Hack the virtual memory: the stack, registers and assembly code

hack the virtual memory, the stack, registers and assembly code

This is the fifth chapter in a series about virtual memory. The goal is to learn some CS basics in a different and more practical way.

If you missed the previous chapters, you should probably start there:

The Stack

As we have seen in chapter 2, the stack resides at the high end of memory and grows downward. But how does it work exactly? How does it translate into assembly code? What are the registers used? In this chapter we will have a closer look at how the stack works, and how the program automatically allocates and de-allocates local variables.

Once we understand this, we will be able to play a bit with it, and hijack the flow of our program. Ready? Let’s start!

Note: We will talk only about the user stack, as opposed to the kernel stack

Prerequisites

In order to fully understand this article, you will need to know:

  • The basics of the C programming language (especially pointers)

Environment

All scripts and programs have been tested on the following system:

  • Ubuntu
    • Linux ubuntu 4.4.0-31-generic #50~14.04.1-Ubuntu SMP Wed Jul 13 01:07:32 UTC 2016 x86_64 x86_64 x86_64 GNU/Linux
  • Tools used:
    • gcc
    • gcc (Ubuntu 4.8.4-2ubuntu1~14.04.3) 4.8.4
    • objdump
    • GNU objdump (GNU Binutils for Ubuntu) 2.2

Everything we cover will be true for this system/environment, but may be different on another system

Automatic allocation

Let’s first look at a very simple program that has one function that uses one variable (0-main.c):

#include <stdio.h>

int main(void)
{
    int a;

    a = 972;
    printf("a = %d\n", a);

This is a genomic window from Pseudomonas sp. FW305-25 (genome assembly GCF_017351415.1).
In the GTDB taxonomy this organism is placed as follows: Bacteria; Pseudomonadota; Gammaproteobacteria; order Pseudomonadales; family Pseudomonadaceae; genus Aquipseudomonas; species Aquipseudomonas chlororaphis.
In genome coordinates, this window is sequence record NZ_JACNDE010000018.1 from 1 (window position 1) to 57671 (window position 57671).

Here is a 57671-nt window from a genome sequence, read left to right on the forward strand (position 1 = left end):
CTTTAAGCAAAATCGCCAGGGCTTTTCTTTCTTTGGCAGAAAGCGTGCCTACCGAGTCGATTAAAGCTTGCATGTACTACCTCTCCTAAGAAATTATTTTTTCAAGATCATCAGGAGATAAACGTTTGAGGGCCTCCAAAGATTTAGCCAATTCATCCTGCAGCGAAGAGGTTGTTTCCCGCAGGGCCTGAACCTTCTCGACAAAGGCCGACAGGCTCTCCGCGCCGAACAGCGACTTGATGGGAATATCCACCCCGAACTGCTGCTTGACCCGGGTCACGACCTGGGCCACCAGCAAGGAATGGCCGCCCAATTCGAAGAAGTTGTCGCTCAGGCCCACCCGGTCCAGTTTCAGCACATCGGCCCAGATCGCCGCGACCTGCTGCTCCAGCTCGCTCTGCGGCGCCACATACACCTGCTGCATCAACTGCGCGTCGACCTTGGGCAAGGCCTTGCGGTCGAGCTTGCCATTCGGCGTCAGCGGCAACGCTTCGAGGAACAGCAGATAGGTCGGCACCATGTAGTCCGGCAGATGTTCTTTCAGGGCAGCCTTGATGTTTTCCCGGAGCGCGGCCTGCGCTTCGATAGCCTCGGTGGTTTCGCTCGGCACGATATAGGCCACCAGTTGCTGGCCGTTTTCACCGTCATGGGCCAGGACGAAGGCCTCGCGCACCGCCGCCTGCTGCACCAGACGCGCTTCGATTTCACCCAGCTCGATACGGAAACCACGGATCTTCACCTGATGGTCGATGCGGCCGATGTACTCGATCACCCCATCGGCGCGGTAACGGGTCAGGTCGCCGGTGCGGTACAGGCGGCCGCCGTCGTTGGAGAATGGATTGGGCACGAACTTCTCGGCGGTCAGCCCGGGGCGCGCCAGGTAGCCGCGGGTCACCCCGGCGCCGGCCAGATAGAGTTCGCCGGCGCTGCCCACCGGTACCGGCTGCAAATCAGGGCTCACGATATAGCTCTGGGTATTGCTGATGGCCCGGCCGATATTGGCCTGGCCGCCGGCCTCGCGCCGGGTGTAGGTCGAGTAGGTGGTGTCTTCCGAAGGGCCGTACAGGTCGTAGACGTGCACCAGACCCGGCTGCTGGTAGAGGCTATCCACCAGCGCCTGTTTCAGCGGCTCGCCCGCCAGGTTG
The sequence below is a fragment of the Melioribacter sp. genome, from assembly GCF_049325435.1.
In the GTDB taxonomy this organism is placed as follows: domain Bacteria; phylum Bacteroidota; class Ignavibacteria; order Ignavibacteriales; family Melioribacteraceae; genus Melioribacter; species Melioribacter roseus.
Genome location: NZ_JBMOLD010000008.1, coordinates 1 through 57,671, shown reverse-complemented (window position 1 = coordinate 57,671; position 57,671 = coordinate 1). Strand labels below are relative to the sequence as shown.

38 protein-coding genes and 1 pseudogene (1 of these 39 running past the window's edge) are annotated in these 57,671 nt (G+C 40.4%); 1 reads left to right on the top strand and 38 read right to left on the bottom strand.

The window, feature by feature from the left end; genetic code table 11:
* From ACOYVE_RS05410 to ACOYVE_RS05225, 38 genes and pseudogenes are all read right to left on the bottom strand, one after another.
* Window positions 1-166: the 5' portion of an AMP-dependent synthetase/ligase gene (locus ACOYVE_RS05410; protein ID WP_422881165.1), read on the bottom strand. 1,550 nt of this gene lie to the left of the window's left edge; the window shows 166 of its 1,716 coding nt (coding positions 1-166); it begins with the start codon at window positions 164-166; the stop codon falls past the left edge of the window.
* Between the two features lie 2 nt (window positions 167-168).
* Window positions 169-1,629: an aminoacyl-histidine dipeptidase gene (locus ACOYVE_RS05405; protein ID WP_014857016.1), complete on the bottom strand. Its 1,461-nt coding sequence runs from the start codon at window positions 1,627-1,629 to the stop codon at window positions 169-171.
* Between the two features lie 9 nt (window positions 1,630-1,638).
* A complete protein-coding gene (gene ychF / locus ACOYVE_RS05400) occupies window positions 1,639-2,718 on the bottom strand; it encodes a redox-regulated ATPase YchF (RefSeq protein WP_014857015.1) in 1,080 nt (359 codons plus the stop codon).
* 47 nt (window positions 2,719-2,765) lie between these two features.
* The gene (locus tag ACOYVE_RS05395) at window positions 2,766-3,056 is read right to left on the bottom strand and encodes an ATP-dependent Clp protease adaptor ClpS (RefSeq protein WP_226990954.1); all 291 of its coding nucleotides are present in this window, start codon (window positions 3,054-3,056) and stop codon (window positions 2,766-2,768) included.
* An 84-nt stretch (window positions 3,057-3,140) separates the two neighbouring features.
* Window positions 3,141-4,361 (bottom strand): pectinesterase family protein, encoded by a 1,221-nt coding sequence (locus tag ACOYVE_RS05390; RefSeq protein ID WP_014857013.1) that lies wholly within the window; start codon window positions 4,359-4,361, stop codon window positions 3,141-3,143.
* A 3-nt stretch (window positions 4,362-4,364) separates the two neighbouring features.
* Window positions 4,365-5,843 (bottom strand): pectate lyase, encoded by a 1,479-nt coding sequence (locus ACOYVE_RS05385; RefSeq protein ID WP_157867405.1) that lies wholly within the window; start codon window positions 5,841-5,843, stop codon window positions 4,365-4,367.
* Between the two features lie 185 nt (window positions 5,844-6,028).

return (0);
}

Let’s compile this program and disassemble it using objdump:

holberton$ gcc 0-main.c
holberton$ objdump -d -j .text -M intel

The assembly code produced for our main function is the following:

000000000040052d <main>:
  40052d:       55                      push   rbp
  40052e:       48 89 e5                mov    rbp,rsp
  400531:       48 83 ec 10             sub    rsp,0x10
  400535:       c7 45 fc cc 03 00 00    mov    DWORD PTR [rbp-0x4],0x3cc
  40053c:       8b 45 fc                mov    eax,DWORD PTR [rbp-0x4]
  40053f:       89 c6                   mov    esi,eax
  400541:       bf e4 05 40 00          mov    edi,0x4005e4
  400546:       b8 00 00 00 00          mov    eax,0x0
  40054b:       e8 c0 fe ff ff          call   400410 <printf@plt>
  400550:       b8 00 00 00 00          mov    eax,0x0
  400555:       c9                      leave  
  400556:       c3                      ret    
  400557:       66 0f 1f 84 00 00 00    nop    WORD PTR [rax+rax*1+0x0]
  40055e:       00 00 

Let’s focus on the first three lines for now:

000000000040052d <main>:
  40052d:       55                      push   rbp
  40052e:       48 89 e5                mov    rbp,rsp
  400531:       48 83 ec 10             sub    rsp,0x10

The first lines of the function main refers to rbp and rsp; these are special purpose registers. rbp is the base pointer, which points to the base of the current stack frame, and rsp is the stack pointer, which points to the top of the current stack frame.